A knee injury sidelined student-athlete Ryan McNulty, of Jacksonville, Fla., from playing baseball next spring, but he is not wasting time bemoaning his situation. After finding out that he would be unable to play, he turned his attention to an academic opportunity that will take him on the road to the nation's capital beginning in January.
McNulty, a junior political science major, has been selected to spend the spring 2012 semester in the nation's capital through the Washington Semester internship program of the University of South Carolina Honors College. To qualify, McNulty had to meet certain academic requirements and submit to a rigorous application process that included a written essay and an interview by members of the Honors College selection committee.
The internship, which is part of Lander's Honors International Program, is a paid position and, in addition to earning course credits, McNulty will witness firsthand the workings of the federal government. Most interns spend a semester working in the office of a member of their state's congressional delegation. They also can sample cultural opportunities available in the nation's capital when they are not working or attending evening classes.
McNulty said he would like to work in the Treasury or Commerce department or another federal agency that deals with economic issues. He said, "I have a passion for politics and a fascination for the economics of business. My goal is a career that combines both in a single job." He said the Washington semester will open up possibilities of graduate school and job opportunities.
McNulty is an outfielder on Lander's baseball team and he decided to apply for the Washington internship after finding out he would not be able to play ball this spring. Last April, he tore the anterior cruciate ligament (ACL) in his left knee during a team workout and underwent surgery in May. Now, he is undergoing formal rehabilitation under the supervision of Lander trainer Brian Wells.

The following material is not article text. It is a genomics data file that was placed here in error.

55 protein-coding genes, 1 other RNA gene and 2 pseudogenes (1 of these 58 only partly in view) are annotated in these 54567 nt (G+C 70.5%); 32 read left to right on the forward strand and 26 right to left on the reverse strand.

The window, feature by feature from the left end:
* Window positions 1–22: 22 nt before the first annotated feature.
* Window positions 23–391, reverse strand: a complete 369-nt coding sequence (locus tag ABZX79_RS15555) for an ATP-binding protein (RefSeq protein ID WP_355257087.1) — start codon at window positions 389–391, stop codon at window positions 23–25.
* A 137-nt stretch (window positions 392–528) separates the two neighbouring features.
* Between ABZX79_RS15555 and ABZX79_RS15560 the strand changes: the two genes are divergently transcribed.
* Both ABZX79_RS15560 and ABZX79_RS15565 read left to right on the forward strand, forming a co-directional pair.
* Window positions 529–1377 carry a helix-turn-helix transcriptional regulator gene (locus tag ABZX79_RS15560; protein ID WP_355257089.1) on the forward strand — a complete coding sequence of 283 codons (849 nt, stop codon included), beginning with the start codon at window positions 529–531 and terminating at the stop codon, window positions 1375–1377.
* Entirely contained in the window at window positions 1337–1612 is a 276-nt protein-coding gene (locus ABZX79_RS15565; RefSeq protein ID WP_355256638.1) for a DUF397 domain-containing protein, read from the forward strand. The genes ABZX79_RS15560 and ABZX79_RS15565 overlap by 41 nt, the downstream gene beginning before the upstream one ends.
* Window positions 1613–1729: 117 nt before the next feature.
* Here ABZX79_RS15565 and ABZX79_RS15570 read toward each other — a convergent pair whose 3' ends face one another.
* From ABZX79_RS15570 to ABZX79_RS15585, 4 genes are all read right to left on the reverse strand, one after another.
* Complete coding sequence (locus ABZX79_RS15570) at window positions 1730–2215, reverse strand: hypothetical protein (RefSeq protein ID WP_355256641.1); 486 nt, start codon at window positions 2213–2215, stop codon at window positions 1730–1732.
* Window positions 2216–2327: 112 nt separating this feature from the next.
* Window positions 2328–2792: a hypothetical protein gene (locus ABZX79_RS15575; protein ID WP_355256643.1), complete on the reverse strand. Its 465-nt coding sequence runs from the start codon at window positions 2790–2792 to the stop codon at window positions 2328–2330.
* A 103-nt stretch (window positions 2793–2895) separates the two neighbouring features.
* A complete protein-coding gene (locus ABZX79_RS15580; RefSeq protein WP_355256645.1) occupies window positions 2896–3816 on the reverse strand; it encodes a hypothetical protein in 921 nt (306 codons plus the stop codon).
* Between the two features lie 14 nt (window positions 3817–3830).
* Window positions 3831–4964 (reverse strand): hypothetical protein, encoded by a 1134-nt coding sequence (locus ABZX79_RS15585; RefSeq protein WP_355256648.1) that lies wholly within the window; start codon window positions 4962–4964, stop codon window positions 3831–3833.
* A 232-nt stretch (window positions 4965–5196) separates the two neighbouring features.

The 21-year-old McNulty, who bears a striking resemblance to actor Russell Crowe, said he would consider playing professional baseball if drafted, but it would not discourage him from pursuing his career goals.
He holds a unique national NCAA award that he earned during last year's baseball season when, according to the association's 2010 statistics, he led the nation in being hit by pitches. That season, he came to bat 200 times and had the dubious distinction of being hit in 28 of those appearances, more than any other college baseball player in the country. Asked why he was such a target for opposing pitchers he admitted to a habit of, in baseball parlance, "crowding the plate."
In addition to his academic and athletic pursuits, McNulty is a volunteer tutor at Greenwood High School, working with a group of four to six students twice a week.
His grade point average of 4.0 has earned him membership in Pi Sigma Alpha, the political science national honor society. He has won Lander's 2011 baseball academic award and been named to the President's List and the Peach Belt Conference Gold Level Honor Roll in each of his three years at Lander.
He is vice president of Lander's Political Science Association and a member of the university's People to People chapter.
McNulty is the fifth of five Lander students who applied for the Washington Semester internship, all of whom were accepted. The first was Jeremy Babb, of North Augusta, followed by Andrew Willis, of Willington and Ty Grogan and Conner Lewis, of Greenwood. All four spent semesters working in congressional offices.